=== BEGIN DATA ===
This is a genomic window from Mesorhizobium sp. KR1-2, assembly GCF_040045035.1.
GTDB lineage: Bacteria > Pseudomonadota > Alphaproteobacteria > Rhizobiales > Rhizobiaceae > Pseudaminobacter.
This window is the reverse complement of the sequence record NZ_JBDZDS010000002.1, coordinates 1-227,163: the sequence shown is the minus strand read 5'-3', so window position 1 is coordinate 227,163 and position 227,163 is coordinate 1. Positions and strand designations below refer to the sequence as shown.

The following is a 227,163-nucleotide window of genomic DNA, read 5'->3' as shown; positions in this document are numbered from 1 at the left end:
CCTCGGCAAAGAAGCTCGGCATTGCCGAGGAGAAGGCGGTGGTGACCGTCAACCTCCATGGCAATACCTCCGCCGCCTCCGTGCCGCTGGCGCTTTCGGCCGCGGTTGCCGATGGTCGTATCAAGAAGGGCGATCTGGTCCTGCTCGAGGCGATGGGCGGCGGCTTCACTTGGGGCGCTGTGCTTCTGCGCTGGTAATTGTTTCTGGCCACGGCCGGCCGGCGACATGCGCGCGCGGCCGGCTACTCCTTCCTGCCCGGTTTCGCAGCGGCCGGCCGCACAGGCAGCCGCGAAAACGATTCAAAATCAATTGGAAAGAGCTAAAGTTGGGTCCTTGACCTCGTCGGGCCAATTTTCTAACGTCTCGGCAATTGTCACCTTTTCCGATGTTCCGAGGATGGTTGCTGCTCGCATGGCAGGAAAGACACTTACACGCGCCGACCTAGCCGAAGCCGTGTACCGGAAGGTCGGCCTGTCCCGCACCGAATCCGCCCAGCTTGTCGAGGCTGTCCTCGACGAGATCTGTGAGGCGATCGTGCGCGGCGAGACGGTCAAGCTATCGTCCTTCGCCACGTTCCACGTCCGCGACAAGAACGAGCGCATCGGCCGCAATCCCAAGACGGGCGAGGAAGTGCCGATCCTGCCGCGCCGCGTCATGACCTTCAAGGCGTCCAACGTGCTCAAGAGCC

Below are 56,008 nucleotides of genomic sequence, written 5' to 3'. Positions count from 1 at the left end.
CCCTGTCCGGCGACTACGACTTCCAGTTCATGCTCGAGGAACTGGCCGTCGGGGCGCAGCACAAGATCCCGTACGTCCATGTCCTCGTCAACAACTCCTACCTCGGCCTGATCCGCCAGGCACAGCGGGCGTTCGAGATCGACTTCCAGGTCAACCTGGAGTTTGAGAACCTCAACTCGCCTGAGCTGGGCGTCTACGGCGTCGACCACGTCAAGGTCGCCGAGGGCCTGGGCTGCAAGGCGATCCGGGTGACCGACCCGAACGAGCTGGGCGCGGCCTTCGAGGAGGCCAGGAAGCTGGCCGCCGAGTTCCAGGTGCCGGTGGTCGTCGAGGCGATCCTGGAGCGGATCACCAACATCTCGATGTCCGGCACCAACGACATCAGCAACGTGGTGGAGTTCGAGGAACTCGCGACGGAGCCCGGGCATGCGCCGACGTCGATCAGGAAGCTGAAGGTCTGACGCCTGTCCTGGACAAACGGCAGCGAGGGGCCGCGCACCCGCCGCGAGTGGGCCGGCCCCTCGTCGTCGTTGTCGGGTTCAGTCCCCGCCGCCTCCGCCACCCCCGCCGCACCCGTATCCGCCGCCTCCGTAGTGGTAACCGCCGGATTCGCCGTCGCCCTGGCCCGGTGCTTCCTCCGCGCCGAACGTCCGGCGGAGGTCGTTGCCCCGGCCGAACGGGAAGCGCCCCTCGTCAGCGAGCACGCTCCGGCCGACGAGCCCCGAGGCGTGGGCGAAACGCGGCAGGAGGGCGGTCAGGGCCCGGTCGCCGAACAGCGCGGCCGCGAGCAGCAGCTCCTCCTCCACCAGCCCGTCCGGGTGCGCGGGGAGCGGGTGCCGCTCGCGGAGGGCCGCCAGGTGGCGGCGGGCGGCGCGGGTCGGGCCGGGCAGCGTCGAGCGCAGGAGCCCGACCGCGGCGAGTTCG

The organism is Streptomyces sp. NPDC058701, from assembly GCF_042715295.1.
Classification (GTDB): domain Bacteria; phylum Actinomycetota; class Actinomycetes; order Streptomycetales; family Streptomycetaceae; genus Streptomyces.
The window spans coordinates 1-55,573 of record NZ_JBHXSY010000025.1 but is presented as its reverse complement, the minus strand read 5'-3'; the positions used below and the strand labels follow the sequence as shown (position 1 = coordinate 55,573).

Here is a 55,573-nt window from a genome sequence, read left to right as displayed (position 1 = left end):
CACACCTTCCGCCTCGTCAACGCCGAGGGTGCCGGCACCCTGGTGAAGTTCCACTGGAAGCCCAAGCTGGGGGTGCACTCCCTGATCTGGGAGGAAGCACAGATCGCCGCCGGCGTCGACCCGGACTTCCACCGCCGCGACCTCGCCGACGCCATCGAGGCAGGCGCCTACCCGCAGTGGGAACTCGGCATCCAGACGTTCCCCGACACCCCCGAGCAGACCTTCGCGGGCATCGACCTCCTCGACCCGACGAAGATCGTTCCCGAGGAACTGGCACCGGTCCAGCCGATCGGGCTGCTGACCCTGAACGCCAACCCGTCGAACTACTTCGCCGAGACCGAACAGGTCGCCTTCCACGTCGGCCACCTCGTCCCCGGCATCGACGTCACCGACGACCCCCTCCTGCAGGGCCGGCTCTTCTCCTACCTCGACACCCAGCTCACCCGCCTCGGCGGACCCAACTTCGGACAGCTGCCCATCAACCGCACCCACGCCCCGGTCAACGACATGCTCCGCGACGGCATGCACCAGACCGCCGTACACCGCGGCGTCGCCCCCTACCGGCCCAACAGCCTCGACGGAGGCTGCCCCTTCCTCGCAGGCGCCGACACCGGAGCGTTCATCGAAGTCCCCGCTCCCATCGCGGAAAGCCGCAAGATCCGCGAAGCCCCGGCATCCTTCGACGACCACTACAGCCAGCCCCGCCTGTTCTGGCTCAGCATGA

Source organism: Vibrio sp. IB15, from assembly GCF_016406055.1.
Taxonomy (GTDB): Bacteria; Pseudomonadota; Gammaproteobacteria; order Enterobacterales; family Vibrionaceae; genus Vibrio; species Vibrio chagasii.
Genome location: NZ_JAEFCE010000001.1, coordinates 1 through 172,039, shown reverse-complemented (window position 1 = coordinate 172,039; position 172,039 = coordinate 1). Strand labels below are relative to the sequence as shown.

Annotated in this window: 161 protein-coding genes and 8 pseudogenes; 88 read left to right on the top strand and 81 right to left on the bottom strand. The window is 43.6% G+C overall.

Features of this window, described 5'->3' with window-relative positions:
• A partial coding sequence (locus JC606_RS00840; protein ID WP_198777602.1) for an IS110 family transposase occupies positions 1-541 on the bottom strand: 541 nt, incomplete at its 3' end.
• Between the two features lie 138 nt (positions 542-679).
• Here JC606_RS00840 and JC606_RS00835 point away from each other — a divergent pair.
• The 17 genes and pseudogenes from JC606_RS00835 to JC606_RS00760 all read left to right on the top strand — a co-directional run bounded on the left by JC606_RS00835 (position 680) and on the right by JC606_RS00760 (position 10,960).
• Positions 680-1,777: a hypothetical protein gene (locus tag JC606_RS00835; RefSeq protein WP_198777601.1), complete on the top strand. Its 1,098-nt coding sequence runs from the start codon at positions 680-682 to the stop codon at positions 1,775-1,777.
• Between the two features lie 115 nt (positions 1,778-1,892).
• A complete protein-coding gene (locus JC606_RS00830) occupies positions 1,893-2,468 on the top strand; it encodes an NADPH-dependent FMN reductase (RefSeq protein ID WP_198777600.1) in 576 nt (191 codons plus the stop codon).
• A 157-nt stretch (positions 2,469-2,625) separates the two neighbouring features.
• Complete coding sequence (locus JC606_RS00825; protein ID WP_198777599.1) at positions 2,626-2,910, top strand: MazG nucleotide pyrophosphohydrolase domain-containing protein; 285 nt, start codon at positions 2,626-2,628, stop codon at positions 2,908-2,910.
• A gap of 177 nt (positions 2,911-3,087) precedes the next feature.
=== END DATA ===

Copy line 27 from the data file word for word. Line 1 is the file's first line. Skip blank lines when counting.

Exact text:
• A gap of 177 nt (positions 2,911-3,087) precedes the next feature.